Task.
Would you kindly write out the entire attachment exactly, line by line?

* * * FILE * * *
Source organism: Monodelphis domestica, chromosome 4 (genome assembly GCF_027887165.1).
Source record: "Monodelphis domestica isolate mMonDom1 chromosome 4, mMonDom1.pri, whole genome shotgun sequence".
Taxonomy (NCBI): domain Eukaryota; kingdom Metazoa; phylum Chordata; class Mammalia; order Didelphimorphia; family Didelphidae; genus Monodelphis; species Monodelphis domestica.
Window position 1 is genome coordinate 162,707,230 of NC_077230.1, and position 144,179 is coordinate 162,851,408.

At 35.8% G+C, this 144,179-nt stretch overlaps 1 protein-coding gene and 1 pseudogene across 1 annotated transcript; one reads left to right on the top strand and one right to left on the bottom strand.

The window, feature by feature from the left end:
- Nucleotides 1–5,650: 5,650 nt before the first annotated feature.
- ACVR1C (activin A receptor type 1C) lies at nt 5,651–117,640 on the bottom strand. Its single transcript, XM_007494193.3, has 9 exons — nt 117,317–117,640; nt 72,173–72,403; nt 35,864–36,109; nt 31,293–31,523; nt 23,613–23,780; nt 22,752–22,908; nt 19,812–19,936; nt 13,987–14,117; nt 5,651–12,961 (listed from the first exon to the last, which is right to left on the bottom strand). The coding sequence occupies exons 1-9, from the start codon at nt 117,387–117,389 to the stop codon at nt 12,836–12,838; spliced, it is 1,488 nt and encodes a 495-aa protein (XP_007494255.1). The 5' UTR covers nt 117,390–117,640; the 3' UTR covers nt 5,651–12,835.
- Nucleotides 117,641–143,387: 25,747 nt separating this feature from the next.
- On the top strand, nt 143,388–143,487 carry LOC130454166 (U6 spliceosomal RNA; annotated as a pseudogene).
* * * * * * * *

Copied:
Source organism: Monodelphis domestica, chromosome 4 (genome assembly GCF_027887165.1).
Source record: "Monodelphis domestica isolate mMonDom1 chromosome 4, mMonDom1.pri, whole genome shotgun sequence".
Taxonomy (NCBI): domain Eukaryota; kingdom Metazoa; phylum Chordata; class Mammalia; order Didelphimorphia; family Didelphidae; genus Monodelphis; species Monodelphis domestica.
Window position 1 is genome coordinate 162,707,230 of NC_077230.1, and position 144,179 is coordinate 162,851,408.

At 35.8% G+C, this 144,179-nt stretch overlaps 1 protein-coding gene and 1 pseudogene across 1 annotated transcript; one reads left to right on the top strand and one right to left on the bottom strand.

The window, feature by feature from the left end:
- Nucleotides 1–5,650: 5,650 nt before the first annotated feature.
- ACVR1C (activin A receptor type 1C) lies at nt 5,651–117,640 on the bottom strand. Its single transcript, XM_007494193.3, has 9 exons — nt 117,317–117,640; nt 72,173–72,403; nt 35,864–36,109; nt 31,293–31,523; nt 23,613–23,780; nt 22,752–22,908; nt 19,812–19,936; nt 13,987–14,117; nt 5,651–12,961 (listed from the first exon to the last, which is right to left on the bottom strand). The coding sequence occupies exons 1-9, from the start codon at nt 117,387–117,389 to the stop codon at nt 12,836–12,838; spliced, it is 1,488 nt and encodes a 495-aa protein (XP_007494255.1). The 5' UTR covers nt 117,390–117,640; the 3' UTR covers nt 5,651–12,835.
- Nucleotides 117,641–143,387: 25,747 nt separating this feature from the next.
- On the top strand, nt 143,388–143,487 carry LOC130454166 (U6 spliceosomal RNA; annotated as a pseudogene).